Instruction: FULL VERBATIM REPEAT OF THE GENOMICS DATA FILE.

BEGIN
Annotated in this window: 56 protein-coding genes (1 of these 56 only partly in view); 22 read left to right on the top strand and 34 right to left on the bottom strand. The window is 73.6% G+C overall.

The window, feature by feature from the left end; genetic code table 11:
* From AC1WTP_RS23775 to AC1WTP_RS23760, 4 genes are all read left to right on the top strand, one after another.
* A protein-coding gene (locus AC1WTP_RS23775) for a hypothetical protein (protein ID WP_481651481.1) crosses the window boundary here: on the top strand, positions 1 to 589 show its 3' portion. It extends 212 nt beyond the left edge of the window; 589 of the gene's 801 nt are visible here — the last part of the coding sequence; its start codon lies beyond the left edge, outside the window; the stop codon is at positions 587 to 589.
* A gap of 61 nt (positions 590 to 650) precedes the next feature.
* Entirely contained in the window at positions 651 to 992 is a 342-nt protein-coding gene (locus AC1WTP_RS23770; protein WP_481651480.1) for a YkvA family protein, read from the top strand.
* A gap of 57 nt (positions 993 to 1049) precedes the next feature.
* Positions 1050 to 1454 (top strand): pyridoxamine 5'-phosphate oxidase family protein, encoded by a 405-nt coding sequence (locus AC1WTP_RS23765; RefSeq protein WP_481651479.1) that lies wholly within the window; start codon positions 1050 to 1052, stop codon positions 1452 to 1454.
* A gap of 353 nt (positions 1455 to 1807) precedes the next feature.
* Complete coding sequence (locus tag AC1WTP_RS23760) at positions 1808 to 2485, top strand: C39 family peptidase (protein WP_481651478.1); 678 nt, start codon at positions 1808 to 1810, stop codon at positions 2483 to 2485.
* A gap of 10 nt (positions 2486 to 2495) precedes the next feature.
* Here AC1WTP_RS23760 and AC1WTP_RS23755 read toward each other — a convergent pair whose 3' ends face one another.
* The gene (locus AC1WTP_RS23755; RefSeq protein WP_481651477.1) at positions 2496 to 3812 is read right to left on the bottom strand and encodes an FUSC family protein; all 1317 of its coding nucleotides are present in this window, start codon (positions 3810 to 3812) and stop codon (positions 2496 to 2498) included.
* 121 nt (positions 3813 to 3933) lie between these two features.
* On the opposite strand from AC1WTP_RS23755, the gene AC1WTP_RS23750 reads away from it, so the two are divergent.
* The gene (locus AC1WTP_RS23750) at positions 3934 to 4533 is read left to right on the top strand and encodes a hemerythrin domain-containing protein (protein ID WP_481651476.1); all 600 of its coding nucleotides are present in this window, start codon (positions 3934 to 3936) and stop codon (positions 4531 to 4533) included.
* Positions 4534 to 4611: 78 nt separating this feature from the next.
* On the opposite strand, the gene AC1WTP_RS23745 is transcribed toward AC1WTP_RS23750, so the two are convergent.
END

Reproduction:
Annotated in this window: 56 protein-coding genes (1 of these 56 only partly in view); 22 read left to right on the top strand and 34 right to left on the bottom strand. The window is 73.6% G+C overall.

The window, feature by feature from the left end; genetic code table 11:
* From AC1WTP_RS23775 to AC1WTP_RS23760, 4 genes are all read left to right on the top strand, one after another.
* A protein-coding gene (locus AC1WTP_RS23775) for a hypothetical protein (protein ID WP_481651481.1) crosses the window boundary here: on the top strand, positions 1 to 589 show its 3' portion. It extends 212 nt beyond the left edge of the window; 589 of the gene's 801 nt are visible here — the last part of the coding sequence; its start codon lies beyond the left edge, outside the window; the stop codon is at positions 587 to 589.
* A gap of 61 nt (positions 590 to 650) precedes the next feature.
* Entirely contained in the window at positions 651 to 992 is a 342-nt protein-coding gene (locus AC1WTP_RS23770; protein WP_481651480.1) for a YkvA family protein, read from the top strand.
* A gap of 57 nt (positions 993 to 1049) precedes the next feature.
* Positions 1050 to 1454 (top strand): pyridoxamine 5'-phosphate oxidase family protein, encoded by a 405-nt coding sequence (locus AC1WTP_RS23765; RefSeq protein WP_481651479.1) that lies wholly within the window; start codon positions 1050 to 1052, stop codon positions 1452 to 1454.
* A gap of 353 nt (positions 1455 to 1807) precedes the next feature.
* Complete coding sequence (locus tag AC1WTP_RS23760) at positions 1808 to 2485, top strand: C39 family peptidase (protein WP_481651478.1); 678 nt, start codon at positions 1808 to 1810, stop codon at positions 2483 to 2485.
* A gap of 10 nt (positions 2486 to 2495) precedes the next feature.
* Here AC1WTP_RS23760 and AC1WTP_RS23755 read toward each other — a convergent pair whose 3' ends face one another.
* The gene (locus AC1WTP_RS23755; RefSeq protein WP_481651477.1) at positions 2496 to 3812 is read right to left on the bottom strand and encodes an FUSC family protein; all 1317 of its coding nucleotides are present in this window, start codon (positions 3810 to 3812) and stop codon (positions 2496 to 2498) included.
* 121 nt (positions 3813 to 3933) lie between these two features.
* On the opposite strand from AC1WTP_RS23755, the gene AC1WTP_RS23750 reads away from it, so the two are divergent.
* The gene (locus AC1WTP_RS23750) at positions 3934 to 4533 is read left to right on the top strand and encodes a hemerythrin domain-containing protein (protein ID WP_481651476.1); all 600 of its coding nucleotides are present in this window, start codon (positions 3934 to 3936) and stop codon (positions 4531 to 4533) included.
* Positions 4534 to 4611: 78 nt separating this feature from the next.
* On the opposite strand, the gene AC1WTP_RS23745 is transcribed toward AC1WTP_RS23750, so the two are convergent.